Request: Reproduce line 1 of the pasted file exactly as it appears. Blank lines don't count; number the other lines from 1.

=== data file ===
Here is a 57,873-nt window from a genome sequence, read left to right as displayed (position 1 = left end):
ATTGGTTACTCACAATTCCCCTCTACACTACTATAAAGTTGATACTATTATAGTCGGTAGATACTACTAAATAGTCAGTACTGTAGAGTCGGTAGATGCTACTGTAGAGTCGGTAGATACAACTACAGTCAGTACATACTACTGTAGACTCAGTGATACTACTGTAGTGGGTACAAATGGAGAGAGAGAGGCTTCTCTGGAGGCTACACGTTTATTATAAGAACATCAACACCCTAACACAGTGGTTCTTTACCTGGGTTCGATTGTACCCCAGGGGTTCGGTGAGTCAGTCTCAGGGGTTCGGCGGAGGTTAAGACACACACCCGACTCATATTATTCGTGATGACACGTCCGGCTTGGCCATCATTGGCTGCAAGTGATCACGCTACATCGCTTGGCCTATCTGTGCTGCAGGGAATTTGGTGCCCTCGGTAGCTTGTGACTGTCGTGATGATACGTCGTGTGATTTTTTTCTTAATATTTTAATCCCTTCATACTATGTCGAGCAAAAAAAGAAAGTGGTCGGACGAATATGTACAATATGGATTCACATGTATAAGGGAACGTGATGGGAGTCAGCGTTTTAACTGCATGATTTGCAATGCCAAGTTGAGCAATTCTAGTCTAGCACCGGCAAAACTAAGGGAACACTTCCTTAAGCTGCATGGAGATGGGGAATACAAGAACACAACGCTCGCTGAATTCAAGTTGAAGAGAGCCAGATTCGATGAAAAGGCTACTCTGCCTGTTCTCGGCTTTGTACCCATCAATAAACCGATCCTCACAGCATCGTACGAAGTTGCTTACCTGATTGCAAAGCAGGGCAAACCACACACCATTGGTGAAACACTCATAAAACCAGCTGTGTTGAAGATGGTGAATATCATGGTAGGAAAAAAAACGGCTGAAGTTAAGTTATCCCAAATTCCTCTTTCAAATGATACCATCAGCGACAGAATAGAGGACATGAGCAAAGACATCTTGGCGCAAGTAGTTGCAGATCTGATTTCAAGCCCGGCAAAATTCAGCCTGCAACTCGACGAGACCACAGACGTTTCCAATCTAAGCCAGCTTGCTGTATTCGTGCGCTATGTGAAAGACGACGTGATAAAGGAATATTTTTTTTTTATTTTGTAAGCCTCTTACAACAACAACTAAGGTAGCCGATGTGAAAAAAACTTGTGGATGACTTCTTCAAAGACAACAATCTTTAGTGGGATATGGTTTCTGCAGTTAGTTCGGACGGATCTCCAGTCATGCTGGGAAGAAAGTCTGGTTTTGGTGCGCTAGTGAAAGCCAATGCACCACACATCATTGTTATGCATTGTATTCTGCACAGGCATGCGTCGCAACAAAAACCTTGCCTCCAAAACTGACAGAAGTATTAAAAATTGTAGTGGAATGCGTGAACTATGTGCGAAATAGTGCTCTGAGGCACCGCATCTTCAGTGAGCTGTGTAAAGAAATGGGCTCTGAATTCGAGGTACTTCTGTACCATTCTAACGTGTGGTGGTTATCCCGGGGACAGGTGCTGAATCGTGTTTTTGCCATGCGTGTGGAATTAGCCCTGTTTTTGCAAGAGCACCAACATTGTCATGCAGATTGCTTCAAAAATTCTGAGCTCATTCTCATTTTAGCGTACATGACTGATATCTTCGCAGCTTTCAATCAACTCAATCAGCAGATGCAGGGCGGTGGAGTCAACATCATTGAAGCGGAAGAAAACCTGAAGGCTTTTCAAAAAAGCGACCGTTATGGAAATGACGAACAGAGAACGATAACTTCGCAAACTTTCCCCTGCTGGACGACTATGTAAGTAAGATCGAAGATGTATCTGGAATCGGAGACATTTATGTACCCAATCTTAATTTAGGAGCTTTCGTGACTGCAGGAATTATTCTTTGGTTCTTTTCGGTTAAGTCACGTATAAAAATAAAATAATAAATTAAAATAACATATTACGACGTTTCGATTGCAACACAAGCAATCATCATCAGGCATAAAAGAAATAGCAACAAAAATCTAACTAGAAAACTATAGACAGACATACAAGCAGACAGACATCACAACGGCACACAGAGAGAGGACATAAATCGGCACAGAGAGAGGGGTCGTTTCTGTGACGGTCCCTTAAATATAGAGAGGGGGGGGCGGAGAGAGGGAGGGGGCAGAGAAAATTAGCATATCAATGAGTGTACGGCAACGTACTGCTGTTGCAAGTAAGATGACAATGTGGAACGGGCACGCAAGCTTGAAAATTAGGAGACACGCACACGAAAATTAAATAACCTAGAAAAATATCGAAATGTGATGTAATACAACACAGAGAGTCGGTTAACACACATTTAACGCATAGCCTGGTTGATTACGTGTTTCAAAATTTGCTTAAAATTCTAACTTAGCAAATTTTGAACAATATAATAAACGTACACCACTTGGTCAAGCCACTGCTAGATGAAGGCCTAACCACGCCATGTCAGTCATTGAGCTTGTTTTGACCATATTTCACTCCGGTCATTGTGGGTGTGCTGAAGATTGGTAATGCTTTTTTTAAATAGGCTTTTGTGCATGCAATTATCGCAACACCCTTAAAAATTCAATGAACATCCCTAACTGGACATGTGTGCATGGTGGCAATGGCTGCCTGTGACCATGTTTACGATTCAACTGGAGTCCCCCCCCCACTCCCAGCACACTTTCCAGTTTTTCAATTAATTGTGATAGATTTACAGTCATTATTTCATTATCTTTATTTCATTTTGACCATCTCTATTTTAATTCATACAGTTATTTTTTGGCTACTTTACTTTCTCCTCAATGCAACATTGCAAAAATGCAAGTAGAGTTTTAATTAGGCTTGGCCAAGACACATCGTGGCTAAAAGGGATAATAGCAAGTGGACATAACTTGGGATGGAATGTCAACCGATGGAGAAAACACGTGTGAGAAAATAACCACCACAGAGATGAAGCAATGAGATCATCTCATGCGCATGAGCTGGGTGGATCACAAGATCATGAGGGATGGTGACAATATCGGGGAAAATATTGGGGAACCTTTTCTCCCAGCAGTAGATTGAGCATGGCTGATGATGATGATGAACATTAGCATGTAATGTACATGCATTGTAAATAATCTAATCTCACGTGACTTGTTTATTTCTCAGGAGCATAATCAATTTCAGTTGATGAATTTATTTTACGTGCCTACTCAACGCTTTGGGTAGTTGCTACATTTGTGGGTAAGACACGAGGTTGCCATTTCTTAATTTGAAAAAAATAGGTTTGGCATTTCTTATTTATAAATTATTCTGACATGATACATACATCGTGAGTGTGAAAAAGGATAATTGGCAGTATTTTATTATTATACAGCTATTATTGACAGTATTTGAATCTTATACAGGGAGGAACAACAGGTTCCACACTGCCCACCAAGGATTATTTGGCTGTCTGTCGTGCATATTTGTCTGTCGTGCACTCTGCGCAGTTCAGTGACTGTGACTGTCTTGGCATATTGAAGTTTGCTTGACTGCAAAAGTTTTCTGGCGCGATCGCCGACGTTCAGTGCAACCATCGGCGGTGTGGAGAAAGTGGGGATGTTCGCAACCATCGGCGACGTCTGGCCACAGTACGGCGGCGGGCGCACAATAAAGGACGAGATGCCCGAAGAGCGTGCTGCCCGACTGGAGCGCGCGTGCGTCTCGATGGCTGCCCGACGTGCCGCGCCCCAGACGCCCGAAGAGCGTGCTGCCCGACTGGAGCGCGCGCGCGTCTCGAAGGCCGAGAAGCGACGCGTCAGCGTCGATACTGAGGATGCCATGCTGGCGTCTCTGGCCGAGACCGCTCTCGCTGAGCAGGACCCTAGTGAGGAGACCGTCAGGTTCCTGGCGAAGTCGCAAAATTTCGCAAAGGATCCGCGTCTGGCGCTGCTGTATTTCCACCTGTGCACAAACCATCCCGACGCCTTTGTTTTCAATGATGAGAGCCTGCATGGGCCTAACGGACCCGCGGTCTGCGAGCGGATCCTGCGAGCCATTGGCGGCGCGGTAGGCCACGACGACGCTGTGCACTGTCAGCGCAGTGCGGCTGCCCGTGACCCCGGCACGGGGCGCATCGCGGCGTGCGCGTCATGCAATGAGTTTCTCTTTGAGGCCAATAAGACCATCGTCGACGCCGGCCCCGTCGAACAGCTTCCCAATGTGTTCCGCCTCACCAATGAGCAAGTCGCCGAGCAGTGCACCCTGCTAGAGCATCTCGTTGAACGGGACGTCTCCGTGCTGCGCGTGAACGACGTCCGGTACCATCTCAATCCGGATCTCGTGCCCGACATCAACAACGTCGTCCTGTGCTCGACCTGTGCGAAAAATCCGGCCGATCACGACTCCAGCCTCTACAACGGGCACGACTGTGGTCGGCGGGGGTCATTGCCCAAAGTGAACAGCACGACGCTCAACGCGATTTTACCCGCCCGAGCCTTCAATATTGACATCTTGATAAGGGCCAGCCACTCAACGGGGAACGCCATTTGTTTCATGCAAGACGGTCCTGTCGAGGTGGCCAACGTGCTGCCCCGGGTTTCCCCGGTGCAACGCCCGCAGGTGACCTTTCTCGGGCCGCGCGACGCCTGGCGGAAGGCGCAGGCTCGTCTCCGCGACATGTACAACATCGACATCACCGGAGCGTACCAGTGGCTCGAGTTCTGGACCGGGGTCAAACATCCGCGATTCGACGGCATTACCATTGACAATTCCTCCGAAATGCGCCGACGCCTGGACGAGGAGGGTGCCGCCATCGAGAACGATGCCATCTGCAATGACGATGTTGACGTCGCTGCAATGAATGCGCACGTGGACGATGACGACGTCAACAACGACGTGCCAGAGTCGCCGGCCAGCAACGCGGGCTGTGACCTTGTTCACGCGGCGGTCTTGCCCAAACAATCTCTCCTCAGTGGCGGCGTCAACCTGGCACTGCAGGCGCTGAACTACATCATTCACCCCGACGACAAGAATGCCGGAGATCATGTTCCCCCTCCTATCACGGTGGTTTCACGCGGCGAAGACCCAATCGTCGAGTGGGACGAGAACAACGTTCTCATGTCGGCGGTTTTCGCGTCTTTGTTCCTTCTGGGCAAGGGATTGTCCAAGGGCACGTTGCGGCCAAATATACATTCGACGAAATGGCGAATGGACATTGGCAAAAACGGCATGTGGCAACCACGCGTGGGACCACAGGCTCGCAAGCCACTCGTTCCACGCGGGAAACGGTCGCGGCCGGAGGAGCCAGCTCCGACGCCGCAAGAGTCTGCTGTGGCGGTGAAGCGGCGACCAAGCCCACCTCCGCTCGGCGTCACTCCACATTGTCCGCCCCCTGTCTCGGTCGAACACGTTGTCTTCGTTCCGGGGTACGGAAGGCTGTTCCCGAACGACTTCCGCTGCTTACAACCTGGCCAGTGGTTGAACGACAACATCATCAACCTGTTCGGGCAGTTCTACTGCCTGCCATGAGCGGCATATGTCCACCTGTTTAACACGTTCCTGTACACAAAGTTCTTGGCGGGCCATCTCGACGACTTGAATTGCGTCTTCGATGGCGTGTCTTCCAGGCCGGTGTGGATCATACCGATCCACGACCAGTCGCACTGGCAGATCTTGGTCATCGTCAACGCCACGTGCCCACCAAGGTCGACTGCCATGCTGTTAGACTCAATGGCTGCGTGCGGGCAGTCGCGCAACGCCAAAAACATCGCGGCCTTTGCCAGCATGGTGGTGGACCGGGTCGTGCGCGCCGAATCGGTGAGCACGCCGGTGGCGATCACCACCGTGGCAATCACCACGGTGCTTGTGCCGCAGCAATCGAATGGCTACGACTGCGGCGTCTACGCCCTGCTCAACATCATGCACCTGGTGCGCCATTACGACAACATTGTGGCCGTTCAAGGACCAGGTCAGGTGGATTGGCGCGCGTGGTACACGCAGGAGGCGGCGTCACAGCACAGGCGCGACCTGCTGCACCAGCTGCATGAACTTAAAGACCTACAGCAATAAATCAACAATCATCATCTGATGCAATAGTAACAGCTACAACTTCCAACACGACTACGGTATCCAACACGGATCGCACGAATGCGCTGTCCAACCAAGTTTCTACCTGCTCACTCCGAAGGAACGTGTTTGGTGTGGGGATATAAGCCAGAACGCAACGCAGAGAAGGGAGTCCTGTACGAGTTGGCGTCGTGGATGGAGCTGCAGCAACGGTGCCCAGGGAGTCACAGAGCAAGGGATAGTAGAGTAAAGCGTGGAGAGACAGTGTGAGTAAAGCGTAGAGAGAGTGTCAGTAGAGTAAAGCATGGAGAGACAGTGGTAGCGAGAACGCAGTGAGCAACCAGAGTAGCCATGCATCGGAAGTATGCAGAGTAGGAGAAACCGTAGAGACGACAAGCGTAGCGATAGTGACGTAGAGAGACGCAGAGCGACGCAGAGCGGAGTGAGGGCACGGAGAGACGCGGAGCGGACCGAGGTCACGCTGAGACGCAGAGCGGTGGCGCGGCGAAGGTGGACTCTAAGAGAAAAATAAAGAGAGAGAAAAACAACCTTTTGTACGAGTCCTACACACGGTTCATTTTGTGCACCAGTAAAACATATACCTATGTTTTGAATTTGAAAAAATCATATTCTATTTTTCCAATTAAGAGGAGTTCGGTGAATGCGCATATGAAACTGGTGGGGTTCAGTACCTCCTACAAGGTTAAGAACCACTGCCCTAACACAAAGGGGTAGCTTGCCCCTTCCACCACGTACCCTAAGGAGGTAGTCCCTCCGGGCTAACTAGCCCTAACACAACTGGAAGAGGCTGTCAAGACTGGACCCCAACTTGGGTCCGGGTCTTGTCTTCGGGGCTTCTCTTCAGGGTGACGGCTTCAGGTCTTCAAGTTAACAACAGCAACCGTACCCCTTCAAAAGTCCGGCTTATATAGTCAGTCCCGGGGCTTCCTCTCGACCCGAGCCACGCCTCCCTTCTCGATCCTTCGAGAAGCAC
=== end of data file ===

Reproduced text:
Here is a 57,873-nt window from a genome sequence, read left to right as displayed (position 1 = left end):